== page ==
Pho; restaurants are popping up right and left in the Seattle area (outskirts included) simply advertising Pho. I have no idea what this is but when Larry asks me where I want to go out to eat in Seattle (after work), we think Sushi restaurant, steak and seafood house, casual, comfy yet slightly uppity bar, because we are hoping for a great bartender to go with great appetizers, but we never think: Oh lets go get some Pho. I have never even Googled it before. One of my co-workers said his wife and sisters love it and get it often. I just learned this the other day. I 'have' been curious for a long time (at least 6 months).
Jaden, amazing lady publishing an absolutely gorgeous new cookbook on Asian recipes (called the Steamy Kitchen), lists Challenge #1 (from her cookbook): Vietnamese Pho and Challenge #2: Chocolate Wontons (does not have to be chocolate but does have to be a dessert wonton).
Challenge #1 has a short version listed on the daring cooks site or a Daring Cook can go to Jaden's website for the longer version, choosing either the chicken or the beef Pho. Taking the short version never even crossed my mind. Of course I want to try the long version first, I have never even tasted this before.
I will list the short version recipe here but to get the long version, you will need to click on Jaden's blog link.
The first thing to do is check list of ingredients and I was lacking star anise, also whole chicken. The choice was buy a full jar of star anise and pay a LOT or go to the bulk food section and pay about $1 for 8 whole star anise (encase I fall in love with the spice and want to experiment later). The choice was an easy one. Next, need whole chicken. Uhmm, I do not cut up chickens. We who live in populated areas have LOTS of stores with butchers and pre-chopped chicken. No, I want the long version with great flavor and exposed marrow. Greeeaaaattt! I am now buying a whole chicken. Everything else needed is already waiting at home. Take chicken home, pace, wait for Larry (hubby) to get home and ask him if he has a hatchet? His eyebrows literally raise to his hairline, pupils dilate and he wants to know if I am drinking or had a bad day at work? No, I am making Pho Ga. (Somehow this does not sound like a clean word when you say it fast like I did.) Again, he just looks at me. Asian chicken soup. And the hatchet? I need to chop the chicken up. Jaden says to expose as much marrow as possible. Why don't you use your cleaver? You know, the one that is attached to your magnetic knife strip and is collecting dust from you never using it? We will just keep the hatchet in hiding for now. Alright-tee. Do you want to chop the chicken up for me? I think I need to go work on the deck. Love you! and out he went.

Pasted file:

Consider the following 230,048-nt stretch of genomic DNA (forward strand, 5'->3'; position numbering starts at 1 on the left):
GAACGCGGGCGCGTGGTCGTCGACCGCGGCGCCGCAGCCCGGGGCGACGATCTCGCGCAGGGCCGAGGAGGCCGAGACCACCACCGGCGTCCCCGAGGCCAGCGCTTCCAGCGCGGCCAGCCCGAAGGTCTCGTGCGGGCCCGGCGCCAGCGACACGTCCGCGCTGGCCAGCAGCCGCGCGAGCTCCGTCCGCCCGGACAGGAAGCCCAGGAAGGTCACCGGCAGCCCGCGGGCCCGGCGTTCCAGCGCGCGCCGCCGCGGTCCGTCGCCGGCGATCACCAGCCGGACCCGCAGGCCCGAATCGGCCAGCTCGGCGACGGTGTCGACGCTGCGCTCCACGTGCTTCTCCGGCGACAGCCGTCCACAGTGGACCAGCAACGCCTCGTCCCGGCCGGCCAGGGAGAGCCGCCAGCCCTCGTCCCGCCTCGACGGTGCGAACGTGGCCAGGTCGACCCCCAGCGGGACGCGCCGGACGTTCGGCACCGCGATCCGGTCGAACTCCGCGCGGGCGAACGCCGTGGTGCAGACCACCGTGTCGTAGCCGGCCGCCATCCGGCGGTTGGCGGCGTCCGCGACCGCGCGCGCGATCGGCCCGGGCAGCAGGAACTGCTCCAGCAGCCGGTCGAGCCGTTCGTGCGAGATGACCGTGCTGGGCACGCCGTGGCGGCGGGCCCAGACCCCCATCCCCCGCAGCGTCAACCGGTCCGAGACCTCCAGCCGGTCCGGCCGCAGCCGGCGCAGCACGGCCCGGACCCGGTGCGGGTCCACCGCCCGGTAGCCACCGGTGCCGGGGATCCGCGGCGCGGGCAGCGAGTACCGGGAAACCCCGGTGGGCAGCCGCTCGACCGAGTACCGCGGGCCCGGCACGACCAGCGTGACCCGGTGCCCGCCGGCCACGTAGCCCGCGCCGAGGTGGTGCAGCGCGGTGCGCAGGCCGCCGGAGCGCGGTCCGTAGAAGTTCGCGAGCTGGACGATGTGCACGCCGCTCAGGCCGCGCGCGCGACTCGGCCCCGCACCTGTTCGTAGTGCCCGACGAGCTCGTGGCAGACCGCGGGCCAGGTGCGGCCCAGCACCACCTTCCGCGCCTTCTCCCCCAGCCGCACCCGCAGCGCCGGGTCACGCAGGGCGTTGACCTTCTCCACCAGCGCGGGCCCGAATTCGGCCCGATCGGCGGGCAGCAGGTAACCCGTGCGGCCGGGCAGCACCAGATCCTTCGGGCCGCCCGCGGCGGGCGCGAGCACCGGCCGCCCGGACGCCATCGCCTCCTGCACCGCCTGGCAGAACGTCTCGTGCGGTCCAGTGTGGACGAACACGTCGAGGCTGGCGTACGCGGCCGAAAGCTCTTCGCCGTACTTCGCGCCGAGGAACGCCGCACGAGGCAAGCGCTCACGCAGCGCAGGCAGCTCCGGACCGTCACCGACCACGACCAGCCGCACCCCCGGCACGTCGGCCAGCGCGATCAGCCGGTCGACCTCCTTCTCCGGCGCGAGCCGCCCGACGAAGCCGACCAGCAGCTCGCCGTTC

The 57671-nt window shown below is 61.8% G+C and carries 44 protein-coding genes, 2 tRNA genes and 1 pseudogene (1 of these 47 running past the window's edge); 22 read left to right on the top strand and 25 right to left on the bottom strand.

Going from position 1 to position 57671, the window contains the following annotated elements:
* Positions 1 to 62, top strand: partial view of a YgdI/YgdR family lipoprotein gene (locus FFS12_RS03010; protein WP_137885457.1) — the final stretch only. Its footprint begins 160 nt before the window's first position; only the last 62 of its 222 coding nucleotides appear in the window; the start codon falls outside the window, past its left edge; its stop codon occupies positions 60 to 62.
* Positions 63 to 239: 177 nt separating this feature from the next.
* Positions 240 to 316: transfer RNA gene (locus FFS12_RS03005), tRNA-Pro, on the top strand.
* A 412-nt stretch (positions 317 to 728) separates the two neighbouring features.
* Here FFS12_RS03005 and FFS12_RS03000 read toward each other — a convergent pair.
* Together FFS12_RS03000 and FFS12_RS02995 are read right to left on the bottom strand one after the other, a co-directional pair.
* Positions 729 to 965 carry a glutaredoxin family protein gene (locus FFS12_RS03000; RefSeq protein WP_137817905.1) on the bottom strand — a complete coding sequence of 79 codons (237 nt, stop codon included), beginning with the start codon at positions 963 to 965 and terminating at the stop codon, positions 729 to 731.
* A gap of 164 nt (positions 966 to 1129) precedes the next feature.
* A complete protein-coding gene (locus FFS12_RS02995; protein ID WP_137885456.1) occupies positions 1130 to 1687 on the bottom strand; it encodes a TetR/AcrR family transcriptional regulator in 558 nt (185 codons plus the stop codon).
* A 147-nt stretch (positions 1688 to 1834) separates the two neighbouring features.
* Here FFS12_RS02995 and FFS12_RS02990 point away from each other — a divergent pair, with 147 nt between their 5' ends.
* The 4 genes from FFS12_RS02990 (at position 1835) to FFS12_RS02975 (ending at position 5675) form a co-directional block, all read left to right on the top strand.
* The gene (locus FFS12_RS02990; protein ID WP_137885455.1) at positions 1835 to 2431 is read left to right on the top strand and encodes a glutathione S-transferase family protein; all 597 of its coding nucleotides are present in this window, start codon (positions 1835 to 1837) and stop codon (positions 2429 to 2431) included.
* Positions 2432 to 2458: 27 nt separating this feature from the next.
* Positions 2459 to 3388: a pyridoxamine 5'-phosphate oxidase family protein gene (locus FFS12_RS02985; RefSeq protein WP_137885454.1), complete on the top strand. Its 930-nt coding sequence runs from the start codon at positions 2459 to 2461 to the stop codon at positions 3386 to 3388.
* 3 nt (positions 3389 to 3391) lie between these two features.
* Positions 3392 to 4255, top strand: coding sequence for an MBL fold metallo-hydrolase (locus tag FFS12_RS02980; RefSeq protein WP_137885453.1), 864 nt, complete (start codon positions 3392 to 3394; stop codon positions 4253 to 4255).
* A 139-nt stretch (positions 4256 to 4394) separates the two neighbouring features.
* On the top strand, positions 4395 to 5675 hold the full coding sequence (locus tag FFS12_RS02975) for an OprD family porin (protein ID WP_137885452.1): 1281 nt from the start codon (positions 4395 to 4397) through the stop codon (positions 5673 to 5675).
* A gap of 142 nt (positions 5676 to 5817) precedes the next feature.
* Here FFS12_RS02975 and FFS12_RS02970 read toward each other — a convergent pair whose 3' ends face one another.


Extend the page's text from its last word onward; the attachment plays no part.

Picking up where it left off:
Well, the ginger and onion was set under the broiler to cook until the skin was black on the onion and darkening on the ginger. Then I went to work on the chicken. I am so proud of myself now because the breasts were not that hard to cut off (since they are the largest pieces on a chicken but I did flip the chicken around twice to figure out which side they were on . . . not as easy as it looks) AND you get to use your new cleaver and chop the crap out of the chicken. The chopping was great! Plus I had Plenty of exposed marrow.
The hard part was getting a clear broth. I make homemade chicken stock all the time but I buy a bag made out of netting to put all the "pre-cut" chicken pieces in so there is not a lot of scum floating on the surface to begin with. I skimmed the scum and then the oils floating on the surface but the end result was still a slightly cloudy broth.